In the last issue we talked about developing a “spiritual sense.” A person can refine this sense with experience by resolutely and faithfully following the path of Jesus Christ. If everything ended here, the evil one would never be able to conquer the person.
Scripture tells us that the enemy can appear as an angel of light (2 Cor. 11:14) with the goal of infiltrating into the interior of the spiritual person. The strategy: The evil one tries to penetrate the soul through thoughts that seem spiritual, and then tries to slowly deviate and disconnect that relationship with God. The enemy continues to orient the soul, again, toward itself and away from God. In this second phase, the thoughts from the evil one attempt in every possible way to enter into the heart and soul the same way in which the thoughts and feelings of the Holy Spirit enters into them. The spiritual sense of a truly spiritual person will recognize the deception of the enemy. This recognition enables a person to grow in a spiritually mature and responsible way.
The temptations from the evil one are intended to persuade the soul to abandon the chosen path toward a real and profound personal relationship with God. The enemy will slowly begin to change the person’s thoughts in a subtle and hardly perceptible way, and a dreadfully real disconnection will take place. The person is left inside a religious void with aspirations of holiness and perfection but with a sinful mentality as if the encounter with Christ never happened. Behold the passage leads from reality to illusion, from love to isolation.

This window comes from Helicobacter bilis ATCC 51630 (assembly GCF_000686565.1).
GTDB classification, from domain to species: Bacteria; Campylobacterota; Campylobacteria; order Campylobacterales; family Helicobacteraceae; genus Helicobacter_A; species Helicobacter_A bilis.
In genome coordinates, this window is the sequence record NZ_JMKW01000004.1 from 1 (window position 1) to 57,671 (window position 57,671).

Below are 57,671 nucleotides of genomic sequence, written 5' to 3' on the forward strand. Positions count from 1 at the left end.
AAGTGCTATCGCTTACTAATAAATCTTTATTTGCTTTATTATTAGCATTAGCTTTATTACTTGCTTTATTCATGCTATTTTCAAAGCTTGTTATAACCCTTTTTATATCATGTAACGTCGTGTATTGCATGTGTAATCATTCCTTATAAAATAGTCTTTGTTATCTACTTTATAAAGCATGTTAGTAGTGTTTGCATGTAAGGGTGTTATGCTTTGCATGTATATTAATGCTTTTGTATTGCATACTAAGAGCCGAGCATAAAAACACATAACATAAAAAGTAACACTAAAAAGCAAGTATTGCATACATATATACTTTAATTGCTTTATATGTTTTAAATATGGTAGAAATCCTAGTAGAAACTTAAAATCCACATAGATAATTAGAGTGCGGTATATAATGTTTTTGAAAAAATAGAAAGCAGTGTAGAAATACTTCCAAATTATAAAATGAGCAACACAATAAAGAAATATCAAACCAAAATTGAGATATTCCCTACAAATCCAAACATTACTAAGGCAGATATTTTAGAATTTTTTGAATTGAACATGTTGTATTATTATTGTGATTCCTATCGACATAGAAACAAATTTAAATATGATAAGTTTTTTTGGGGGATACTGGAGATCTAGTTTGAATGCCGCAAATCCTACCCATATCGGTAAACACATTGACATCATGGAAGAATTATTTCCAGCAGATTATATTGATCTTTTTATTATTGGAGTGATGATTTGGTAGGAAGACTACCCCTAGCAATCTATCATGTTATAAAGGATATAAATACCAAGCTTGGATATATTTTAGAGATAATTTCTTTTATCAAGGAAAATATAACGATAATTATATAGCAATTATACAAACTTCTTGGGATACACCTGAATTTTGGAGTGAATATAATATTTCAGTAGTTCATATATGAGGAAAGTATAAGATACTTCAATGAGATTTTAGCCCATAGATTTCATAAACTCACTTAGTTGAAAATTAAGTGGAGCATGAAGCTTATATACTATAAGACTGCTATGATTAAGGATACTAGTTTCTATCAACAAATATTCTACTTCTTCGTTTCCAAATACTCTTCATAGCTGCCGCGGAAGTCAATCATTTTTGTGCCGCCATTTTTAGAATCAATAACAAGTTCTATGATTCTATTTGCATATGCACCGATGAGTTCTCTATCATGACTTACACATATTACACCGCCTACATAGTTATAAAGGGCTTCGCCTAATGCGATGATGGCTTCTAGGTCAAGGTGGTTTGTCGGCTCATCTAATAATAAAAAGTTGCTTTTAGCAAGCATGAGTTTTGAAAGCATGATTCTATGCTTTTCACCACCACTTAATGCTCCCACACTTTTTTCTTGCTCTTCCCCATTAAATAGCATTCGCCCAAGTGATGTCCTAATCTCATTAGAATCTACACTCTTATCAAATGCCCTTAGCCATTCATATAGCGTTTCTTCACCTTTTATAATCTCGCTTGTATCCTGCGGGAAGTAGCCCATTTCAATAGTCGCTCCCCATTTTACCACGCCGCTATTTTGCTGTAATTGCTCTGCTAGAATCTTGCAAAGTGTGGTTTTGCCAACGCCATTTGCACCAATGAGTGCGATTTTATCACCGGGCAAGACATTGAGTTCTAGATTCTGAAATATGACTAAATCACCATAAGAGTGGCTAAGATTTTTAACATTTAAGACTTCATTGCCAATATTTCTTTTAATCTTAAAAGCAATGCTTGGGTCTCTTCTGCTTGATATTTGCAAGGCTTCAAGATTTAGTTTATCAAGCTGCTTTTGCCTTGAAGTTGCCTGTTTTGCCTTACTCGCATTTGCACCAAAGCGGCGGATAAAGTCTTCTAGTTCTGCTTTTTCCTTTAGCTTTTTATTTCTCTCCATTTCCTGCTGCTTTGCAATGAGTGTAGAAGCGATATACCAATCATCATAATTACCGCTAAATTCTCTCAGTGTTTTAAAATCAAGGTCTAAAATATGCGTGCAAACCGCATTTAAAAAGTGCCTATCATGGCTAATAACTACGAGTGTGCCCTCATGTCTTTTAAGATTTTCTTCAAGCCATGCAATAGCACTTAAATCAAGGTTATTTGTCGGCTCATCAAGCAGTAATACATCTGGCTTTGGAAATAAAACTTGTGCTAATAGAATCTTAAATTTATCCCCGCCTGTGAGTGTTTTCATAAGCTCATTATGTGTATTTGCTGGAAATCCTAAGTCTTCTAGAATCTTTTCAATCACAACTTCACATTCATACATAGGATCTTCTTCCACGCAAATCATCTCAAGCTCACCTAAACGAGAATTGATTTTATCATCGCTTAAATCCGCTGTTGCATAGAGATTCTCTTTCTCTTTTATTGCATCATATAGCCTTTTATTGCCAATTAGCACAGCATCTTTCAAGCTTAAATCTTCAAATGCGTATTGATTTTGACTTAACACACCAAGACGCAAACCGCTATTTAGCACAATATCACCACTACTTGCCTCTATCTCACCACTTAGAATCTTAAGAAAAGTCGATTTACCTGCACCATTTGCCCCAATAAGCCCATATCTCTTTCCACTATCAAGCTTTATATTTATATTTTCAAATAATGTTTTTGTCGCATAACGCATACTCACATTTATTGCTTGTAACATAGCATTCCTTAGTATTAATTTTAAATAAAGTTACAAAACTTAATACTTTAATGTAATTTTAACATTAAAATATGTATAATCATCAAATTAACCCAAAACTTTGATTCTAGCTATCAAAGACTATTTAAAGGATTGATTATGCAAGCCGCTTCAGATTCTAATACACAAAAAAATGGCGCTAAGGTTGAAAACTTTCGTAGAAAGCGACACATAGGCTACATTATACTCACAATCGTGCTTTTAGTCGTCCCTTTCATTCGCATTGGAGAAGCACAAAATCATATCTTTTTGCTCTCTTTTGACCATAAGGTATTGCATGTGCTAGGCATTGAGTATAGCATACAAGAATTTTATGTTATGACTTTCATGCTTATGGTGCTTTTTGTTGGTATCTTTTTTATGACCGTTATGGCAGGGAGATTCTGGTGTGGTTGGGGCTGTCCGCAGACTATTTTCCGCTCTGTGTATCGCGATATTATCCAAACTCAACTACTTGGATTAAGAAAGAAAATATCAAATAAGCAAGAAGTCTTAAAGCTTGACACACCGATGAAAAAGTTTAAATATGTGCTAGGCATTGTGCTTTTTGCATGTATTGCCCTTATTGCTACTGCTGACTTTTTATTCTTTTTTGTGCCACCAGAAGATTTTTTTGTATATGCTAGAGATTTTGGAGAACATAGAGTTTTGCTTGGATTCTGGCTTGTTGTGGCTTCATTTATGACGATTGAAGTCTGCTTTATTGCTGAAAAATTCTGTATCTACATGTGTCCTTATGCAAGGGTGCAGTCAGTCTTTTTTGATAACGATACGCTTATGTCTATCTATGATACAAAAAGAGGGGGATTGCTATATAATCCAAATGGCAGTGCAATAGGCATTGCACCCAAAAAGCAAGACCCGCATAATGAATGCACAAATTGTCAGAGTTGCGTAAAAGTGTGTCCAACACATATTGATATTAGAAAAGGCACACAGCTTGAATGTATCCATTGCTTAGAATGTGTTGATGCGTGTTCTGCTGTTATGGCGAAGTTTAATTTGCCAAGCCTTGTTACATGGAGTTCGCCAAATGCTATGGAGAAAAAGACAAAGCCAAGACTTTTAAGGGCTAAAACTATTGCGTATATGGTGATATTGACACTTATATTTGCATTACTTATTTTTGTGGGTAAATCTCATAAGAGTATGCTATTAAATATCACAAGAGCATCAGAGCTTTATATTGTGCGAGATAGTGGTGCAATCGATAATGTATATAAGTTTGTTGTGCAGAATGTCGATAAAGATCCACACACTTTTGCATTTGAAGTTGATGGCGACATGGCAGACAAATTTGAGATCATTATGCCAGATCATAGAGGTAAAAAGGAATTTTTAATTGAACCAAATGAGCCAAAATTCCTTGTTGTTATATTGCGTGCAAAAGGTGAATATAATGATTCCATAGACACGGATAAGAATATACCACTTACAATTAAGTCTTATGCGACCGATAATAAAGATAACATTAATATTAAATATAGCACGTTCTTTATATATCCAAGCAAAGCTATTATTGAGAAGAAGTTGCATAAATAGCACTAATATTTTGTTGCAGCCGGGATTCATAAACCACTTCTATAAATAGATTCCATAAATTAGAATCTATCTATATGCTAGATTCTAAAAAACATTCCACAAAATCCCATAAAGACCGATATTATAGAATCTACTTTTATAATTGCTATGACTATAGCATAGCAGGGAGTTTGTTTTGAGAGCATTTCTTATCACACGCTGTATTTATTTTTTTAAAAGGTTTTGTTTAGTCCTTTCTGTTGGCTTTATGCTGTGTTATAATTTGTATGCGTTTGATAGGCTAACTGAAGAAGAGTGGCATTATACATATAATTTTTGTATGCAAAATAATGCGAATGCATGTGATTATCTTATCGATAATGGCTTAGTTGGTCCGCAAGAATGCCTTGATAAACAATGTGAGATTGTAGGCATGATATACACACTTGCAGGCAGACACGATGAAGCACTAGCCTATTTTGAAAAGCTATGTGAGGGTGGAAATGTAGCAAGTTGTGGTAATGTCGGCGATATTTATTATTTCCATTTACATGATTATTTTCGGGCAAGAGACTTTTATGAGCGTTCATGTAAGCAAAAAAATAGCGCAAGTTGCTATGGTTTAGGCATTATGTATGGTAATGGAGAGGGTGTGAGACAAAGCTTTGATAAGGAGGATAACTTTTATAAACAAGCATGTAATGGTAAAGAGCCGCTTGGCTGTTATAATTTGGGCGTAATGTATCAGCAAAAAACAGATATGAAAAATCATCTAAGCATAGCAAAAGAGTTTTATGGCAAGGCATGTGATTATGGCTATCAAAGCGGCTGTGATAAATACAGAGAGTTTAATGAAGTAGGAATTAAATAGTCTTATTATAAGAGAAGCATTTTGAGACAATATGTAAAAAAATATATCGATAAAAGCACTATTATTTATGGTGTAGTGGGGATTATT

If the work of the evil one succeeds, the result is frightening — devout persons without God, without that genuine encounter of transforming love that renews and sustains. The main goal of the evil one is to detach the person from this real and profound spiritual environment and love of God. A break will take place between God’s revelation and its content. Compromises are made when we lower our thoughts to the level of our actions. Faith becomes an idealistic theory and the person experiences a break between faith and life.
The knowledge of God, if it is real, is transforming. It changes the person because it is a relationship in which the Holy Spirit acts in the person and with the person. God shares his love and it is a relationship of grace and salvation.
Next Issue — Is the will of God always the thing that costs us the most?